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Motivation and Emotion

, Volume 20, Issue 2, pp 149–182 | Cite as

Behold the wrath: Psychophysiological responses to facial stimuli

  • Ulf Dimberg
  • Arne Öhman
Article

Abstract

The complex musculature of the human face has been shaped by natural selection to produce gestures that communicate information about intentions and emotional states between senders and receivers. According to the preparedness hypothesis, different facial gestures are differentially prepared by evolution to become associated with different outcomes. As attested by psychophysiological responses in Pavlovian conditioning experiments, expressions of anger and fear more easily become signals for aversive stimuli than do expression of happiness. Consistent with the evolutionary perspective, the superior conditioning to angry faces is stronger for male than for female faces, for adult than for child faces, and for faces directed toward the receiver rather than directed away. Furthermore, it appears to be primarily located in the right cerebral hemisphere. The enhanced autonomic activity to angry faces signaling electric shock is not mediated by conscious cognitive activity, but is evident also when recognition of the facial stimulus is blocked by backward masking procedures. Similarly, conditioned responses can be established to masked angry, but not to masked happy faces. Electromyographic measurement of facial muscle activity reveals a tendency for emotional facial expression to rapidly and automatically elicit its mirror image in the face of the receiver, typically accompanied by the appropriate emotional experience. The research reviewed in this paper supports the proposition that humans have been evolutionarily tuned to respond automatically to facial stimuli, and it is suggested that such early automatic reactions shape the subsequent conscious emotional processing of the stimulus.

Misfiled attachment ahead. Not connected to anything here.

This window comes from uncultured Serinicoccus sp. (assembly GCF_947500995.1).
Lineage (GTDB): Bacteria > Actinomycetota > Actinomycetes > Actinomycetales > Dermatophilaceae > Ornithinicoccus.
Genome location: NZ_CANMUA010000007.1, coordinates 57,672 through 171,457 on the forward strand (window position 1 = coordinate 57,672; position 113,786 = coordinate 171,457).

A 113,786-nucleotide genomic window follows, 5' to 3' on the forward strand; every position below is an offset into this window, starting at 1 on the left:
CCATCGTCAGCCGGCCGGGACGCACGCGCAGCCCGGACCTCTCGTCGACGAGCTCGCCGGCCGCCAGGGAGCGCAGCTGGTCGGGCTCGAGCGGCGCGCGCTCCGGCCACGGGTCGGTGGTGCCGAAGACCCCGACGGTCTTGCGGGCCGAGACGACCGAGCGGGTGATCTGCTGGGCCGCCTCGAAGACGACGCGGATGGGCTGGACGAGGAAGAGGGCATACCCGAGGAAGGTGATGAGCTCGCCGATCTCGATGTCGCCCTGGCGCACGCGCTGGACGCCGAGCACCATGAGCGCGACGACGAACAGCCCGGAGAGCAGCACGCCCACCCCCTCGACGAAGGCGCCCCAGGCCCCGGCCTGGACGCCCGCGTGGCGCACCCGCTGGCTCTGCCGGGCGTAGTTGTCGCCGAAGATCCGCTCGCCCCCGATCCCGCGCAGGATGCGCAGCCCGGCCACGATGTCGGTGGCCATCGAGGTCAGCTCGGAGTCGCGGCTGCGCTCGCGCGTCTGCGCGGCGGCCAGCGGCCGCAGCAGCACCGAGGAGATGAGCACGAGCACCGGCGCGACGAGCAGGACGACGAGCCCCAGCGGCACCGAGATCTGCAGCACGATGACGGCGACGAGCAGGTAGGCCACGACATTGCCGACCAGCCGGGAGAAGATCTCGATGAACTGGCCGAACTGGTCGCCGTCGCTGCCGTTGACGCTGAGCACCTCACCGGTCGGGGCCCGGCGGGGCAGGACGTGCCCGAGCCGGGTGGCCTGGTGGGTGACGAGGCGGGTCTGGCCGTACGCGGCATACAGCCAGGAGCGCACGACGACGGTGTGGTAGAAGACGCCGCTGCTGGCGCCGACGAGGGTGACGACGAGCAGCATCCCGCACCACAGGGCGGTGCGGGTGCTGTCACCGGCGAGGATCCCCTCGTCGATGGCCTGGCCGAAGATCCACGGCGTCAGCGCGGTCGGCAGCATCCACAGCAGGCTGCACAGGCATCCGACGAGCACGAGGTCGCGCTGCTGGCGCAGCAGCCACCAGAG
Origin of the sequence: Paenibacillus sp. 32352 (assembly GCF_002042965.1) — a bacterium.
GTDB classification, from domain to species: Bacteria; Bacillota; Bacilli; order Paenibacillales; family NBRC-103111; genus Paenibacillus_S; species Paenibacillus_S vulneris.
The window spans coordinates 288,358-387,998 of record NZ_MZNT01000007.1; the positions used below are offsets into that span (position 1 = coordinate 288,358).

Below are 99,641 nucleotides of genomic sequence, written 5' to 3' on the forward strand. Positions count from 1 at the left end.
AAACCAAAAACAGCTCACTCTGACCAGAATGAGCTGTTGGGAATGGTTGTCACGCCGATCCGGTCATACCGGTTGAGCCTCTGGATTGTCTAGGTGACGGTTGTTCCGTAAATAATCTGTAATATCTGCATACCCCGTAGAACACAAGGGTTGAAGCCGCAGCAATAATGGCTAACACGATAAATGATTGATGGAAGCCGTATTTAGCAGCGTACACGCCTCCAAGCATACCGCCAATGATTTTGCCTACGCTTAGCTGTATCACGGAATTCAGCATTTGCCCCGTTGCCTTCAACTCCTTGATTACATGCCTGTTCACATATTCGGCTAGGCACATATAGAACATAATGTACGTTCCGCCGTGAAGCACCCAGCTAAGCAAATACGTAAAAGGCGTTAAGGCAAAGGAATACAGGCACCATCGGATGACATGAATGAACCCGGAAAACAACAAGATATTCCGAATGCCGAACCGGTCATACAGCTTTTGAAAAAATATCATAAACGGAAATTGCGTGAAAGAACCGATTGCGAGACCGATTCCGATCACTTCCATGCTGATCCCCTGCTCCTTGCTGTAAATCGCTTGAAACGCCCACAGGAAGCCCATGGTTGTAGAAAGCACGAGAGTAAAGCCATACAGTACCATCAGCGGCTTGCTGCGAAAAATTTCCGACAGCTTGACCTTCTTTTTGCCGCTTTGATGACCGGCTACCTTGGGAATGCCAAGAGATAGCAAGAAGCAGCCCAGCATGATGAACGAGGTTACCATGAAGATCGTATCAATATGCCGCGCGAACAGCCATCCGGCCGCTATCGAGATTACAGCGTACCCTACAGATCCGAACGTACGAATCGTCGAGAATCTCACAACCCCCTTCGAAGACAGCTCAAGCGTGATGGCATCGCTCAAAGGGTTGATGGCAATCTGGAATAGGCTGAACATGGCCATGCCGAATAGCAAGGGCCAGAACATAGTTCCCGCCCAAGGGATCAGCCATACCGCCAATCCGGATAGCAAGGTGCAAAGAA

Keywords

Facial Expression Pavlovian Conditioning Aversive Stimulus Facial Muscle Autonomic Activity 
These keywords were added by machine and not by the authors. This process is experimental and the keywords may be updated as the learning algorithm improves.

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Copyright information

© Plenum Publishing Corporation 1996

Authors and Affiliations

  • Ulf Dimberg
    • 2
  • Arne Öhman
    • 1
  1. 1.Department of Clinical NeuroscienceKarolinska Institute and Hospital, Z6StockholmSweden
  2. 2.Department of PsychologyUppsala UniversityUppsalaSweden

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